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Intraoperative monitoring

Discussion in 'Neurology' started by Abacus1050, Aug 8, 2006.

  1. Abacus1050

    Abacus1050 Member
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    Intraoperative neurophysiological monitoring seems like a really interesting speciality. Is Neurology the 'best' route to eventually do this type of work (vs. anaesthesiology for instance). Also, within Neurology am I correct in assuming that this would be accomplished through a clinical neurophysiology fellowhship?

    Does anyone have any insight into this type of work? (demand, lifestyle, challenge, reward)

    Thank you for your help!
     
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  3. neurologist

    neurologist En garde
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    This is indeed a growing field.
    Intraoperative EEG is being used in carotid endarterectomy cases; evoked potentials are used in spine and skull base cases.
    Generally, the person actually in the OR is not the neurologist, but a neurophysiology tech. The neurologist is either elsewhere in the hospital "on-call" if something happens, or possibly following along on a remote screen if they have that capability.

    Neurophysiology fellowship is the way to go if you are interested in doing this. I know there are a few neuro groups who specialize in this area now, and I've seen a couple of journal ads specifically for intra-op monitoring neurologists, but for the most part it is still a very small minority who can make a full time living off just intra-op monitoring; it's largely just another of several services you can provide. No idea what the $$ potential is. Lifestyle is obviously tied to the OR schedule, but again, it's most likely not going to be the only thing you do day in and day out.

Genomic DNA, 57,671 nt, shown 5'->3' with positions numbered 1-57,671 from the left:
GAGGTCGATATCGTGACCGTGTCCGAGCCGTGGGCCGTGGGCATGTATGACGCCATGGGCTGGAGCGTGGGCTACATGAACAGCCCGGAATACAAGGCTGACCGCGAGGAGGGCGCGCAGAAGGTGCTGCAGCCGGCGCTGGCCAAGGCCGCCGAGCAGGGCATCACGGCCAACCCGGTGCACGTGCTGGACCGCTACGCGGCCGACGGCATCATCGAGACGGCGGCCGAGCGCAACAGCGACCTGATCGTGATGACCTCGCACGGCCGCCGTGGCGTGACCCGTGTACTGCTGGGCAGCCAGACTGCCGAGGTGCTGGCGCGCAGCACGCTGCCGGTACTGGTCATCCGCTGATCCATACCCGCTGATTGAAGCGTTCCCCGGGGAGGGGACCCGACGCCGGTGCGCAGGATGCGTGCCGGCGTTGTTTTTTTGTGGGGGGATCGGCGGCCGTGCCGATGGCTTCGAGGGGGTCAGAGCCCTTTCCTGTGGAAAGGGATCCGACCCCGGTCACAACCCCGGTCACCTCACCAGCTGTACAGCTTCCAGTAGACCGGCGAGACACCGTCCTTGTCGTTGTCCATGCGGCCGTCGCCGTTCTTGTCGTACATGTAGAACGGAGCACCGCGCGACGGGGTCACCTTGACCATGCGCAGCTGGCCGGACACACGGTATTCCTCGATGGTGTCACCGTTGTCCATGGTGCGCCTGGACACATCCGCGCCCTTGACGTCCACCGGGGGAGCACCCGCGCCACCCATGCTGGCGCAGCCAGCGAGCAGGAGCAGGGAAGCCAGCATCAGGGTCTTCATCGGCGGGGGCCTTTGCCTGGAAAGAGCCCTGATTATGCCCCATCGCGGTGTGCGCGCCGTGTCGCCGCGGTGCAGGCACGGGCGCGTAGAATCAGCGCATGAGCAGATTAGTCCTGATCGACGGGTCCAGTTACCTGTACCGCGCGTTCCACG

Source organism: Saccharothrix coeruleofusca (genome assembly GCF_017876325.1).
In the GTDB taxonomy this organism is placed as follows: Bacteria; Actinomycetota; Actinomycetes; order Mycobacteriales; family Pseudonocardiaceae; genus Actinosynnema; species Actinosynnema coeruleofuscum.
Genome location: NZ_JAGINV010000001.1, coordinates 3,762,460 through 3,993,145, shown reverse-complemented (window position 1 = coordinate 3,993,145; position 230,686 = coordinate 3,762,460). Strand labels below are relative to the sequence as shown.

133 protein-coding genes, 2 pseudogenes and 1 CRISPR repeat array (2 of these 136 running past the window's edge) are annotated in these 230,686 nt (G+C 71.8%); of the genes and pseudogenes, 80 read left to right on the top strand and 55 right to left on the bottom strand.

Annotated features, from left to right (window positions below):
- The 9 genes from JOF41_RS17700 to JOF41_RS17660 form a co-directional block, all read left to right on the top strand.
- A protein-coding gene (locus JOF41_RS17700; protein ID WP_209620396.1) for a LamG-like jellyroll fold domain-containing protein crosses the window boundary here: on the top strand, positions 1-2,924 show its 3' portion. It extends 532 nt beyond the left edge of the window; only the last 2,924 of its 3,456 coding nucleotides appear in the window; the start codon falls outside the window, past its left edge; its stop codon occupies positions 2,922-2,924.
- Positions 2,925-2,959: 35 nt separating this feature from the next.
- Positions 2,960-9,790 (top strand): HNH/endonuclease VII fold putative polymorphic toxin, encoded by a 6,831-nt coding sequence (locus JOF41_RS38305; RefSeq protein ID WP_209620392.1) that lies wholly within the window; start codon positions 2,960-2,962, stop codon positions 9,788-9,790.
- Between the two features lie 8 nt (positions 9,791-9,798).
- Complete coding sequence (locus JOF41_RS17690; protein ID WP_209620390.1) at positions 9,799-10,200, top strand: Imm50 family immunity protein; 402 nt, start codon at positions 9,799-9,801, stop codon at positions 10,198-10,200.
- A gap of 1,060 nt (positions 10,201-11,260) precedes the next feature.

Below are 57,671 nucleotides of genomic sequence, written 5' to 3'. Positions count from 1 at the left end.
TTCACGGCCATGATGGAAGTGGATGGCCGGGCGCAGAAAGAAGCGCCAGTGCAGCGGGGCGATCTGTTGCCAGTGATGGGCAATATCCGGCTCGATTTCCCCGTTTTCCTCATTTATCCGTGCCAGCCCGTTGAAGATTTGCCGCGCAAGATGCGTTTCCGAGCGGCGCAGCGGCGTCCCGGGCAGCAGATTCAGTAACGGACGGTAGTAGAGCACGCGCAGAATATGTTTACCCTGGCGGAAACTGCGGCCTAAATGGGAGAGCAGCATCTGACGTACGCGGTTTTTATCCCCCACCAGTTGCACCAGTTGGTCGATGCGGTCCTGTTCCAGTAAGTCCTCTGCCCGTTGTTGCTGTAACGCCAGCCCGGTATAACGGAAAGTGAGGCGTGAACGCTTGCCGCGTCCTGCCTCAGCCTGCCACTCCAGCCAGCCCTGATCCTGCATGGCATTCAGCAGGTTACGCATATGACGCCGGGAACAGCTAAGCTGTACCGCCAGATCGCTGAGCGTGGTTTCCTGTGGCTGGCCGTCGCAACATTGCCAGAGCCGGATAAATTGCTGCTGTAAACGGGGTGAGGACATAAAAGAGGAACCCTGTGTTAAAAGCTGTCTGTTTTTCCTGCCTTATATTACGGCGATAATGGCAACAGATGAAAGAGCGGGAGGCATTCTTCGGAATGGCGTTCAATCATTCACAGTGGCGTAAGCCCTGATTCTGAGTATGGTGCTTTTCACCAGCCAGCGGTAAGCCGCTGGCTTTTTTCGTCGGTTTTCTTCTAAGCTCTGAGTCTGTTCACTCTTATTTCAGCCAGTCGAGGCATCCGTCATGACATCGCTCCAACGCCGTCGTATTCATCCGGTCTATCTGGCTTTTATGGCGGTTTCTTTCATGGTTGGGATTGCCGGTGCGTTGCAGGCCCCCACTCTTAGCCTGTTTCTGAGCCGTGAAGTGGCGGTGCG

4. 2ndyear

    2ndyear Senior Member
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    I've always wondered who exactly bills for this and who is responsible for the results. I'm an anesthesia resident, and we see quite a bit of SSEP/MEP for scoliosis correction. Some EEG for carotids, but we push to do them awake if possible (after a cervical block by us). Usually the techs will just tell us when they have lost a signal. Since there are a plethora of cords and wires dangling, they usually work on these first. I've only had a few requests to decrease volatile anesthetic, usually because their amplitude/latency is getting altered. But I've never had a big moment where they tell me we're getting ischemic.

    So what are the requirements for an MD to bill for this? Is it being present in the OR, or does a neurologist analyze the study afterwards like polysomnography? It differs quite a bit from sleep though, of course, because you are looking for acute reductions in blood flow that will alter treatment on the spot. But the techs aren't billing for this. I know only one anesthesia group that does it's own neuromonitoring.
     
  5. neurologist

    neurologist En garde
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    EEG and SSEP billing has 2 "components": a "technical component" (i.e, the tech wiring up the patient and doing the study) and a "professional component" (the neurologist interpreting the study). In both EEG and SSEP, it's pretty obvious what constitutes the "technical component": it's the tech in the OR. With EEG, we read them after the surgery/EEG is complete in order to generate the "professional component." I admit to being uncertain how exactly the professional component of SSEP's gets billed.
     
  6. gopens67

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    how is the reimbursement for neurologists in the OR for DBS or epilepsy surgeries? Can neurologists do a few operations a week?
     

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